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Moneyball: More Than Just a Look at Brad Pitt in Tight Baseball Pants

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There was something oddly noncommittal about the first trailer for Moneyball: It couldn't hide the fact that it was at its core a sports film, but it seemed to reach out to any and all potential audiences, inviting them to find whatever they wanted within its many facets -- even if that was a two-hour eye candy session with Brad Pitt.

There was the classic underdog tale played out on the bright green field. There was Hollywood heartthrob Pitt. There was even - appearing for one of the last times in the squish-able doughboy form we all first learned to love, before he became the incredible shrinking man -- comedian Jonah Hill.

But Moneyball is not just a sports film, or a comedy, or a Pitt vehicle; instead, it's a genre-straddling tour de force that simultaneously reduces baseball to statistics, formulas, and dollar signs, while rediscovering its poetry.

Based on the true story of the 2002 restructuring of the Oakland Athletics team based on formulas that privileged players' ability to get on base, Moneyball follows General Manager Billy Beane (Pitt) as he lets it all ride on the calculations of young Peter Brand (Hill).

Together, Beane and Brand build a winning team on a shoestring budget, sending reverberations through the baseball world that effectively change the game for good.

In one of the funnier scenes, Beane brings the newly hired Brand to a meeting of the old guard -- the dinosaurs of scouting with their receding hairlines, hearing aides, and rankings of how hot potential recruits' girlfriends are (as a marker of confidence). The more Beane defers to Brand's particular brand of numerical wisdom, the more the aging scouts revolt. The dialogue here is tight and witty; co-writer Aaron Sorkin, fresh off his Oscar win for The Social Network, weaves his Faustian-bargain genius all through the film.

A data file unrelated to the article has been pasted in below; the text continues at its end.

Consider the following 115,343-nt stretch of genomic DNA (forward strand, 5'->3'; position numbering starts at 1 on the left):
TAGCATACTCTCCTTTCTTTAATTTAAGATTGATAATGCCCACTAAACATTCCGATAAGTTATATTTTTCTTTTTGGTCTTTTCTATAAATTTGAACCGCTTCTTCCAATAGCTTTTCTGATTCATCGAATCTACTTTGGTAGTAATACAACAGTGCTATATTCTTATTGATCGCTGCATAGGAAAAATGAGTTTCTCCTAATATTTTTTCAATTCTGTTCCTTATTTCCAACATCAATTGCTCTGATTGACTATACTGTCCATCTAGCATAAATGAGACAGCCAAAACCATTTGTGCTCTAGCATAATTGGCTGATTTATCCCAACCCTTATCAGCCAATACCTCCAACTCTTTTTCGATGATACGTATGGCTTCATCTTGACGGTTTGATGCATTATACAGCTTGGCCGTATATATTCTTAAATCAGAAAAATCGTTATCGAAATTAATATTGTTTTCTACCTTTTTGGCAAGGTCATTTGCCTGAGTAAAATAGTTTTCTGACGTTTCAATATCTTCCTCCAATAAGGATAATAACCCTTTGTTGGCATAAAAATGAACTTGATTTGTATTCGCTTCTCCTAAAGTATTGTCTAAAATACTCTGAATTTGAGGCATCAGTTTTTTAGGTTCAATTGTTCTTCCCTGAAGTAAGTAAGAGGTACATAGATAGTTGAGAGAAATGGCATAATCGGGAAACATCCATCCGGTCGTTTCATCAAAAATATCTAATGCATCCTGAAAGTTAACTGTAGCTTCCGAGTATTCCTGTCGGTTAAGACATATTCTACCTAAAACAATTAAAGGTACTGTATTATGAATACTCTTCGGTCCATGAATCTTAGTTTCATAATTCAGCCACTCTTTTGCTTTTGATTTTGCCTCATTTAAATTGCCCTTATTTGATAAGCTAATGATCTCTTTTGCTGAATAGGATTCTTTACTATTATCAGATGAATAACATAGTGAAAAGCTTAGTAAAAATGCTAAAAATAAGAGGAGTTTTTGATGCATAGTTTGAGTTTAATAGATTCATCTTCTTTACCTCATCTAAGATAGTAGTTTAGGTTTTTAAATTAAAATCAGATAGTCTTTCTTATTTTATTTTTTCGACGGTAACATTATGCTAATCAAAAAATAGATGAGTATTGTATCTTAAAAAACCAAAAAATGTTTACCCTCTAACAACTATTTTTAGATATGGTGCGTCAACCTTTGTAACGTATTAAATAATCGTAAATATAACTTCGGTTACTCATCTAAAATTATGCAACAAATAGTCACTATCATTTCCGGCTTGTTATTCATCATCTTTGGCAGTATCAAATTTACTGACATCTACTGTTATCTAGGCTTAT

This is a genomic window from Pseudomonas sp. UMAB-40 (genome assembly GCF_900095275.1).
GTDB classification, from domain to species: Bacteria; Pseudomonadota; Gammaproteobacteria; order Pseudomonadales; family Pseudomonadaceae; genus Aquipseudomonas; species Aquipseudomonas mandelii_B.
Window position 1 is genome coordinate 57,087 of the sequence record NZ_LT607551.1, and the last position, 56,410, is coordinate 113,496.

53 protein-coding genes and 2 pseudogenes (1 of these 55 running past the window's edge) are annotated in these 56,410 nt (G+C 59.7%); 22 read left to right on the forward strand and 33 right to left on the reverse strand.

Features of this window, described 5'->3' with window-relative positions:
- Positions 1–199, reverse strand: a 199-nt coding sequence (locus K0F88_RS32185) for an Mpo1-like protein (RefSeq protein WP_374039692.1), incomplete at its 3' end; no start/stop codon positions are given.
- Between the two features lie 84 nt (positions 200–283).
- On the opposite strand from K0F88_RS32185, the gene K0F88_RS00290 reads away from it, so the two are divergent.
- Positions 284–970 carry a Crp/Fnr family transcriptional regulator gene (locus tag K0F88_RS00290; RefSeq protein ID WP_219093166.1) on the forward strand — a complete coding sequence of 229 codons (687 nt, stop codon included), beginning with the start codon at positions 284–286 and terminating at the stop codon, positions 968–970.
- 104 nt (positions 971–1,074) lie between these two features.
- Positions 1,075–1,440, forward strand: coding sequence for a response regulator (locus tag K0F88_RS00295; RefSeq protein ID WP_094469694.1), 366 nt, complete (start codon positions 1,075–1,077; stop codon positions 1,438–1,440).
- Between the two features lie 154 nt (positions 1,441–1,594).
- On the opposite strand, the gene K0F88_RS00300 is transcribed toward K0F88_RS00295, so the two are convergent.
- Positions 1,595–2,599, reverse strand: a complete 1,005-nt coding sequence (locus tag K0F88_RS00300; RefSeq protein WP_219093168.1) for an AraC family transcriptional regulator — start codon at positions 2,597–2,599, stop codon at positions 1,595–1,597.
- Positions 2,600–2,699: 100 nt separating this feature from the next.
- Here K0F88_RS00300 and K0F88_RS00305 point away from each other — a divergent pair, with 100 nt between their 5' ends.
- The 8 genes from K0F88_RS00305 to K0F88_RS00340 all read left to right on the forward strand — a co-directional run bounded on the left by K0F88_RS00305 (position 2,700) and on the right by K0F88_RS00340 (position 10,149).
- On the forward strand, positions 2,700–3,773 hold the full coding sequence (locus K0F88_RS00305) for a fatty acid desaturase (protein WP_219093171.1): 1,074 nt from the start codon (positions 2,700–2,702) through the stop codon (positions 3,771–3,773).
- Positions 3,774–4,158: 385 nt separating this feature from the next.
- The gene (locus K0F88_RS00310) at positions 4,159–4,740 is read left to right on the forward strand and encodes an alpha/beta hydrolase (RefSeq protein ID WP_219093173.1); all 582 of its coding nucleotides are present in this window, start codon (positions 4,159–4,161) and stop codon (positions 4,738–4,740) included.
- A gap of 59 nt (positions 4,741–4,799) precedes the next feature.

As Brand, Jonah Hill is a delightful surprise. He is at once awkward and competent, his tiny mouth pursed in a rosy bow as he watches hours of player footage.

Another standout is Chris Pratt, whom you'll recognize as the flawed but loveable Andy Dwyer on "Parks and Recreation." As the Cinderella of the film -- injured catcher Scott Hatteberg, rescued by Beane to be a first baseman for the A's -- Pratt may not have many lines, but he injects a sweetness and vulnerability that the film, which admittedly sometimes sacrifices character development, needs.

Moneyball's a film about a ragtag group of very different players - the one with the funny pitch, the one with the bum elbow, the one who's too old - thrown together to make one winning team.

It only makes sense, then, that it pulls together disparate elements of many genres: the classic movie-star Pitt, the Judd Apatow-grown Hill, the dialogue of Sorkin, the surly realness of Oscar-winner Philip Seymour Hoffman, and the hard-work montages and inspiring triumphs of the sports film.

But the real undervalued element that director Bennett Miller (Capote) brings to the film is simple: silence. Where sports films often drown their visuals and dialogue with bombastic scores or pop music hits, Moneyball allows silence to speak for itself. Beane may define that silence as "what losing sounds like" when he busts the stereo in the locker-room after a tough loss, but for the film as a whole, and for audiences, it's the sound of a home-run -- that stirring calm, the shock, the hope, just before the applause.


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